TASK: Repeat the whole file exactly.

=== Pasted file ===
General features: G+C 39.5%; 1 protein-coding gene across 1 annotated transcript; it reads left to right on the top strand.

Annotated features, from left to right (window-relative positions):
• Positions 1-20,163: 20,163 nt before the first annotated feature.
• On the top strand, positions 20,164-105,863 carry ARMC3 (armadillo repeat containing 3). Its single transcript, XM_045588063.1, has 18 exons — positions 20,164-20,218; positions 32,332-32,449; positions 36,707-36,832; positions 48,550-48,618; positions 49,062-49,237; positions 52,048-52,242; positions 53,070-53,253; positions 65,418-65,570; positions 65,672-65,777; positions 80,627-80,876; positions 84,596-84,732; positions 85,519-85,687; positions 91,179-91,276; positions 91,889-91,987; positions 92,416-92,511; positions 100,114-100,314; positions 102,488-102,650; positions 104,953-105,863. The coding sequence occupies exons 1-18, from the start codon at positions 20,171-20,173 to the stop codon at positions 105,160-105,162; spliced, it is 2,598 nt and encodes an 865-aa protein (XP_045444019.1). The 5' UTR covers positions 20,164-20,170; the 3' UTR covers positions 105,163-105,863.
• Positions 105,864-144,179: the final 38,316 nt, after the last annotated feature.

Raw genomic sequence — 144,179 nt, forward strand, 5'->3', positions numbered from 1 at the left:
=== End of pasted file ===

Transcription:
General features: G+C 39.5%; 1 protein-coding gene across 1 annotated transcript; it reads left to right on the top strand.

Annotated features, from left to right (window-relative positions):
• Positions 1-20,163: 20,163 nt before the first annotated feature.
• On the top strand, positions 20,164-105,863 carry ARMC3 (armadillo repeat containing 3). Its single transcript, XM_045588063.1, has 18 exons — positions 20,164-20,218; positions 32,332-32,449; positions 36,707-36,832; positions 48,550-48,618; positions 49,062-49,237; positions 52,048-52,242; positions 53,070-53,253; positions 65,418-65,570; positions 65,672-65,777; positions 80,627-80,876; positions 84,596-84,732; positions 85,519-85,687; positions 91,179-91,276; positions 91,889-91,987; positions 92,416-92,511; positions 100,114-100,314; positions 102,488-102,650; positions 104,953-105,863. The coding sequence occupies exons 1-18, from the start codon at positions 20,171-20,173 to the stop codon at positions 105,160-105,162; spliced, it is 2,598 nt and encodes an 865-aa protein (XP_045444019.1). The 5' UTR covers positions 20,164-20,170; the 3' UTR covers positions 105,163-105,863.
• Positions 105,864-144,179: the final 38,316 nt, after the last annotated feature.

Raw genomic sequence — 144,179 nt, forward strand, 5'->3', positions numbered from 1 at the left: